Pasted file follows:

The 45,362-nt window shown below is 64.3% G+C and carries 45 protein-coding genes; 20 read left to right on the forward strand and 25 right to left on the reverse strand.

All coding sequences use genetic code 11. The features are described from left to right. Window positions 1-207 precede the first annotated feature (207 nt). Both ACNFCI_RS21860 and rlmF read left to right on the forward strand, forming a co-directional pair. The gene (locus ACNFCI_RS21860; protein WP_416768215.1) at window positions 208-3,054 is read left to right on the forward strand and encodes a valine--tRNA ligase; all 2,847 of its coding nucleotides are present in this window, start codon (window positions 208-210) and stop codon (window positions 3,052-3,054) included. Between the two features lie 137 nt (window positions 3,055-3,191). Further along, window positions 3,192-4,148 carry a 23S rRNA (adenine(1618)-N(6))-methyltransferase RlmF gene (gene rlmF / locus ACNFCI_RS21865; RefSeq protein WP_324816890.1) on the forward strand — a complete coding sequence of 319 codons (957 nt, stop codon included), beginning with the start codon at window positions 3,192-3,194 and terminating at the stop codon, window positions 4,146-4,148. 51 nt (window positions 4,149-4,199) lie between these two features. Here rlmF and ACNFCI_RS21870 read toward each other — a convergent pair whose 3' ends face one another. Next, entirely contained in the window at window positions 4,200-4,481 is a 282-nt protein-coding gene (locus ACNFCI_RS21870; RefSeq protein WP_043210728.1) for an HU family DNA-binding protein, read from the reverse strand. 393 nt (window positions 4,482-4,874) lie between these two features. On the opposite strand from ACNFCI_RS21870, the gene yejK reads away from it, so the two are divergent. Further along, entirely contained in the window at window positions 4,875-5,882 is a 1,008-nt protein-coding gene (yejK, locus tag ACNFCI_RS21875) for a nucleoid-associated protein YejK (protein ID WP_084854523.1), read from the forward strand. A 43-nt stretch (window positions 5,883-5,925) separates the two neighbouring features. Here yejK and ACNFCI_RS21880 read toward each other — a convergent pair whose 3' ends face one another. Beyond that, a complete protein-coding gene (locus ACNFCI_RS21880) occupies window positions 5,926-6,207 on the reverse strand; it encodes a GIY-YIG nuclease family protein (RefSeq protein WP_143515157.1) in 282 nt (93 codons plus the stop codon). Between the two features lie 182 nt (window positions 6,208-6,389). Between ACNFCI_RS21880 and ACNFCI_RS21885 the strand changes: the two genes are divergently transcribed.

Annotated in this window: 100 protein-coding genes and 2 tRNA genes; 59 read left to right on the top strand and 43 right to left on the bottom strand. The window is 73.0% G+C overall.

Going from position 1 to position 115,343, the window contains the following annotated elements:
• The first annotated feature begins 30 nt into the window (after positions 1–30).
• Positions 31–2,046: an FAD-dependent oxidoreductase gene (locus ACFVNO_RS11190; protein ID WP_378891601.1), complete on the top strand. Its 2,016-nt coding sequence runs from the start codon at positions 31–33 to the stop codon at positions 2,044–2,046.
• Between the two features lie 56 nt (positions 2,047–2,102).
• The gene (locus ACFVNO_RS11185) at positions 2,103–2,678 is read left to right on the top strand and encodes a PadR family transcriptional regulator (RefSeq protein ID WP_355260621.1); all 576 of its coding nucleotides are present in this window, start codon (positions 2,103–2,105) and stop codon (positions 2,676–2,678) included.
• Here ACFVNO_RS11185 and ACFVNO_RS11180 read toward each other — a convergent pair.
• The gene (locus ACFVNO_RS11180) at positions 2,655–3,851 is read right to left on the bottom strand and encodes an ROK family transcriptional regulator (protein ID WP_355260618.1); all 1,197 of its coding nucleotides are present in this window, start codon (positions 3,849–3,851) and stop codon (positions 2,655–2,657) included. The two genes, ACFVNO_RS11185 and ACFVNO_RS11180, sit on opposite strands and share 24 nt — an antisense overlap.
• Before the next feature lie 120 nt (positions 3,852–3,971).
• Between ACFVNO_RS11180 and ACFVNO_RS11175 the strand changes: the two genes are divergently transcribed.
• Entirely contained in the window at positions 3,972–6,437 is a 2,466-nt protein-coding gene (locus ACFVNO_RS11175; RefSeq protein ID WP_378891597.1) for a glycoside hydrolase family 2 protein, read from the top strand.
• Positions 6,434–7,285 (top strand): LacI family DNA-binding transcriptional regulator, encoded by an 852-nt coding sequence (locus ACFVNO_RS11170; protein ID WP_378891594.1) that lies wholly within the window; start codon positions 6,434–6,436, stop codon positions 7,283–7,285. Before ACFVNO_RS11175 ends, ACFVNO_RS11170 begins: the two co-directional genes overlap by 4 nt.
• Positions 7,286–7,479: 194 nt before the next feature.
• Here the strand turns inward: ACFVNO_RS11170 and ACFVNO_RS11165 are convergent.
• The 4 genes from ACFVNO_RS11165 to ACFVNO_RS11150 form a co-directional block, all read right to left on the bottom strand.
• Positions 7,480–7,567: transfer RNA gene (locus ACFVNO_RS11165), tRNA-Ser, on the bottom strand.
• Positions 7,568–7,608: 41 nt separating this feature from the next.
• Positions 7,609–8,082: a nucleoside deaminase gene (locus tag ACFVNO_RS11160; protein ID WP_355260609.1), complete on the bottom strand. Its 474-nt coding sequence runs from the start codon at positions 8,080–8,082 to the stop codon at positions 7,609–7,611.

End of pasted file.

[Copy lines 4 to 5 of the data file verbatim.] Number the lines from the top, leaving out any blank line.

Going from position 1 to position 115,343, the window contains the following annotated elements:
• The first annotated feature begins 30 nt into the window (after positions 1–30).